#0 /common/examples/spl-load.php(9): spl_autoload_register('MyLoader', true)
 #1 {main}
 thrown in /common/examples/spl-load.php on line 9

This is because if you pass a string as the first function it looks for a function and not a class. If you want a class to be used make sure you pass array(‘class’, ‘function’) and not ‘class’, ‘function’

Add __autoload()

When using spl_autoload_register the existing __autoload() function is not automatically added to the queue. You need to add it yourself. For example:

if(function_exists("__autoload")) {

Using multiple autoloaders

The following code will register all three of the above autoload functions:

if(function_exists("__autoload")) {
 spl_autoload_register(array('MyLoader', 'doAutoload'));

If a new class is created and doesn’t already exist in code, then the above functions will be called in the order they are registered and will stop as soon as the class is loaded. In the above example they’ll be called in this order:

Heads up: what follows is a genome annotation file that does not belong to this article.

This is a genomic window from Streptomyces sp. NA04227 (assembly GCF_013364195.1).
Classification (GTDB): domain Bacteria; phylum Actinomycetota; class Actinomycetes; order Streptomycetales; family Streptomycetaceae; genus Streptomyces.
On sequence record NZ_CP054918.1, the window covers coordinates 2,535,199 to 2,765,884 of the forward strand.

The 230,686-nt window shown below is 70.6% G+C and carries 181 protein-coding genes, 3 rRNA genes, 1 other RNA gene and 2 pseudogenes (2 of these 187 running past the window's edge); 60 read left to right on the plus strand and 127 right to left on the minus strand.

1. __autoload()
  2. MyLoader:doAutoLoad()
  3. MyFunctionLoader()

Showing which functions are registered

Use spl_autoload_functions() to get a list of functions that are registered.

$functions = spl_autoload_functions();

With the examples above registered, this will be the output from the array:

 [0] => __autoload
 [1] => Array
 [0] => MyLoader
 [1] => doAutoload
 [2] => my_loader
Read More »

Calculating a page’s bounce rate with the Google Analytics API

I had an email a couple of days ago from someone asking me how to calculate the bounce rate for a page using my PHP Class for the Google Analytics API.

The formula supplied from Google from the “Common Calculations” section of the Analytics API documentation says the bounce rate for a particular page should be caculated like this: